GRESHAM, Ore. (PORTLAND TRIBUNE) — The Gresham City Council is mulling a break with the Bull Run Reservoir, discussing the possibility of creating a new system to supply the city with drinking water.
During a Tuesday afternoon, Feb. 11, meeting, city staff presented two options that will dictate the future of Gresham’s water. Council must decide by the end of this year whether to renew a contract with the city of Portland and stick with the Bull Run system, which will have significant rate increases by the end of the decade, or to construct a locally-controlled system that relies completely on groundwater.
It won’t be an easy decision for Gresham’s leadership.
“There is a long history with Bull Run water. We have depended on that water for 115 years,” said Gresham Mayor Shane Bemis.
The main spur that drove Gresham staff to explore other water supply options is the Portland filtration plant that will come online in 2027 at the Bull Run Reservoir. While the plant will ensure more consistent water quality during heavy rain and other natural events, it also will lead to a significant cost increase for customers, including wholesale buyers like the city.
Specific numbers won’t be finalized until this summer, so the exact financial impact of the plant is still nebulous.
On top of the price increase, the city of Gresham, if it remains a customer, also would be on the hook for about $100 million in capital funds to help complete the almost $1 billion facility.
Gresham isn’t the only wholesale buyer balking at the increased costs. In 2020, the top customers for Bull Run water were Tualatin Valley Water District, Rockwood Water People’s Utility District, and Gresham. Tualatin Valley plans to significantly cut-back its purchase of Bull Run water before the filtration plant goes online, as does Rockwood Water. If it doesn’t follow suit, Gresham will be the only major wholesale purchaser at the Bull Run, accounting for more water purchased daily than the rest combined.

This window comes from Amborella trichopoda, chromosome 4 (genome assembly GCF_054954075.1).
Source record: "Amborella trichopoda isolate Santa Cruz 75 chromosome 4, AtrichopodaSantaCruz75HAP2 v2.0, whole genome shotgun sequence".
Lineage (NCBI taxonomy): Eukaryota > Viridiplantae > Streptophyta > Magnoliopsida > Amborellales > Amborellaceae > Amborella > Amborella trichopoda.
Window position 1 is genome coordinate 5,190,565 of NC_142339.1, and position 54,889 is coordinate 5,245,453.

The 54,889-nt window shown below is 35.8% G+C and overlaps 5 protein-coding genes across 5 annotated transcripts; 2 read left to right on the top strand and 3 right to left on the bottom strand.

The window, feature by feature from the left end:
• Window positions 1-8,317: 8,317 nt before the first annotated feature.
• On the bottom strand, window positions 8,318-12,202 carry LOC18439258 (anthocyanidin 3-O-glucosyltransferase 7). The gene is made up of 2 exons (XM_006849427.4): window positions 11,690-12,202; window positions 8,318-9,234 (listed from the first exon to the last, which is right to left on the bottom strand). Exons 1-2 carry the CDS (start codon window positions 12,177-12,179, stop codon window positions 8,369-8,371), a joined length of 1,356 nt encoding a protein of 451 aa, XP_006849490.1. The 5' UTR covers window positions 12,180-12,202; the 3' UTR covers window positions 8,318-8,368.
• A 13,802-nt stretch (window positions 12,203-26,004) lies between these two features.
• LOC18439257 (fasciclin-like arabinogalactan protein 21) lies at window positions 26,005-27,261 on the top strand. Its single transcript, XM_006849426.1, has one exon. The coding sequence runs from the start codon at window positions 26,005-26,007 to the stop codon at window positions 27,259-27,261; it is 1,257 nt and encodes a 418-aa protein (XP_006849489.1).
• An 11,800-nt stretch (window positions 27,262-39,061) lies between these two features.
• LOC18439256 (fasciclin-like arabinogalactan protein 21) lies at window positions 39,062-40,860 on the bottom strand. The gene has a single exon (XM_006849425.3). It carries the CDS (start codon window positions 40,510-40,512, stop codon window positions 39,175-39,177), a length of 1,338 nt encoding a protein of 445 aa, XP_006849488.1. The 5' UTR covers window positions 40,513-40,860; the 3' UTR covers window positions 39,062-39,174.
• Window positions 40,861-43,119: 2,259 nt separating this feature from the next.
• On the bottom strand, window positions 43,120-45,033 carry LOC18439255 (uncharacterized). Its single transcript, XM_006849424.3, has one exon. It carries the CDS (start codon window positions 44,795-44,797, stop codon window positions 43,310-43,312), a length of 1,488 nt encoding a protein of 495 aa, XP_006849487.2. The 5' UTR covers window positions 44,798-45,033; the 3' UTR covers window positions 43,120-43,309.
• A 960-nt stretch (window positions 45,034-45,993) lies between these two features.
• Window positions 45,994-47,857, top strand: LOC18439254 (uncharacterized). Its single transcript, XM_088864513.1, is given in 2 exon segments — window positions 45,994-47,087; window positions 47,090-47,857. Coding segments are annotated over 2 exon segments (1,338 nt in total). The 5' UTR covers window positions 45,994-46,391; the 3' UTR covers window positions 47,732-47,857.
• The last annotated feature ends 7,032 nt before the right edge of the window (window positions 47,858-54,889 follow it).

But Gresham could break away, a plan that is being investigated by city staff.
Through a joint effort with Rockwood Water PUD, the city could construct groundwater wells and filtration plants in the next six years across the region. Those new sites would be able to generate enough water to meet the community’s needs, at a seemingly lower cost than remaining tethered to the Bull Run reservoir near Sandy and Mount Hood.
“We believe the groundwater is sustainable — it’s a vast resource,” said Steve Fancher, director of environmental services and city operations. “This isn’t really a change to the customer in terms of turning on the tap.”
The total cost for a local groundwater system is estimated to be about $54 million. Gresham staff also said that through local control, the rates for customers would be lower than if the city renewed a contract with Portland. The small cities, including Troutdale, Wood Village and Fairview, all currently use groundwater.
“We believe we can get a much more consistent water quality,” Fancher said.
But despite assertions that the groundwater system is viable, there will be community members who struggle with a divorce from the Bull Run. Like Bemis said, there is a long history between the pair. The mayor shared that the first telephone line in the city actually ran from the Bull Run Reservoir down to the Gresham Rexall Drug Store — now Jazzy Bagels at the corner of Powell Boulevard and Main Avenue.
Nothing has been officially decided. The wholesale 20-year water supply contract with the city of Portland will expire in 2026. Gresham must provide a 5-year notice request by June of next year if it wishes to cease business.
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